August 18, 2015 // Uncategorized
Superheroes and our daughters
Our society is mesmerized by the modern superhero. Whether it is Captain America or Thor, there is something appealing about a strong, sure man who rises up for good. In a way, I think that superhero movies are the contemporary yet retro comic book twist to the old westerns, which depicted strong cowboys fighting the bad guys, the white hats versus the black hats, if you will. At any rate, the box office shows that the public is responding incredibly positively to the genre of superhero films.
Interestingly, this is occurring when Pew Research indicates that Christians in America are declining sharply as people who identify as “unaffiliated” increase. It seems we simultaneously want a savior, a hero, but reject the One. As a culture we are turning away from Christianity — recognizing Jesus as savior of the world — and turning instead to … an Avenger? Yes, we are, sadly, because let’s face it, Captain America is fun to watch and isn’t going to ask anything of us.
I’m not labeling Jesus as a “superhero” because that is to minimize and trivialize Him for sure, but it is interesting that recent statistics show that while our obsession with superheroes is high, religious devotion, faith in the One who can really save, is waning.
Let’s sit with that for a minute and consider how this relates to our daughters.
As a mother of six girls, I think about the following a lot: what kind of men are we counseling our daughters to look for in a date, and eventually in a husband? Are we putting value in the qualities found in a fallible Thor-like god or those found in Jesus, one who is God Himself? Are we encouraging our girls to develop a strong relationship with Jesus first, which is and should be primary, and which will in turn become foundational in her relationship with her future husband? We should be. We should be introducing her to Christ in the Scriptures and most certainly in the sacraments, and by doing so, we raise the bar for herself, and for the human man who may one day be her spouse.
We need to turn our daughters’ thoughts to Jesus, to teach them how to fall in love with Him, not in a romantic love per se, but the kind of total love of a created being for her Creator, one that permeates her to the core and challenges her to become what she is, a love that makes her — no compels her — to be the best she can be, pouring out then that same love to everyone she meets, and ultimately, intimately and personally to her husband and children, if that is her vocation.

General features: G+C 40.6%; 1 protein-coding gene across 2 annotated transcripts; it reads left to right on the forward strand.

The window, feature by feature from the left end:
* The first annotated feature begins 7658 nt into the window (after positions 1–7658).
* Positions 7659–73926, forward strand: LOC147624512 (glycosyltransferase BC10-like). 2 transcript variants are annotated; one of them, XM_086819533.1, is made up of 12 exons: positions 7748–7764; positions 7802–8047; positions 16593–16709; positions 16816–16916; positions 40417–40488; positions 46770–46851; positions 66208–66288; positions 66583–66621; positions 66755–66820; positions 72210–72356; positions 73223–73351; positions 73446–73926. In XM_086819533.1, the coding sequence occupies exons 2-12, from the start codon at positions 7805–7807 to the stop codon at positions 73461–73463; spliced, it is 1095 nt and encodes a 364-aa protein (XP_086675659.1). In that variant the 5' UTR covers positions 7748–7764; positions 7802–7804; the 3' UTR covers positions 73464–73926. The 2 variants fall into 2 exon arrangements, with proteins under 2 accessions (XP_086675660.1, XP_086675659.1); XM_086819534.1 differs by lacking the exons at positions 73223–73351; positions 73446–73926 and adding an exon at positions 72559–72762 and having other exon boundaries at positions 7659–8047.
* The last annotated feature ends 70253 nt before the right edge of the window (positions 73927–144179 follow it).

We should counsel our daughters to know Christ well and first, and then to look for Christ-like qualities in the young men they date, which is the pool from which they will eventually marry. This means they date young men who, like Christ, challenge them to be good and heroically lead the way.
Additionally, while physical attraction is not to be dismissed because it is after all part of God’s plan to get two people together initially to see if they are compatible, good Catholic mothers (and fathers who will lead by example) must tell their daughters that they should look beyond physical attraction for enduring virtues and qualities in a future spouse:
• A man who has faith
• A man who has patience and strength
• A man who will provide and protect his family
• A man who possesses wisdom
• A man with self control, not full of folly or attachment to frivolous things
• And perhaps most importantly, a man who is willing to sacrifice for her and for the family
A man like Christ
These qualities mentioned above manifest in a human are but a shadow of the real One she must seek. Jesus. She must also strive to emulate His virtuous example. Obviously, perfection does not exist in this world, and I’m not suggesting we hold people to unattainable standards. I’m merely suggesting we look beyond societal definitions of “heroic” and think about what really is.
God’s plan is different for each daughter. Some may have a religious vocation or stay single, but most will marry. God is the ultimate Truth, Beauty and Goodness. The more someone reflects those traits, the more he reflects God. Let us teach our girls to strive for that in themselves and to look for that in their future spouses. After all, the real hero we must teach our girls (and boys) to emulate and seek, the One who really saves, is Christ.
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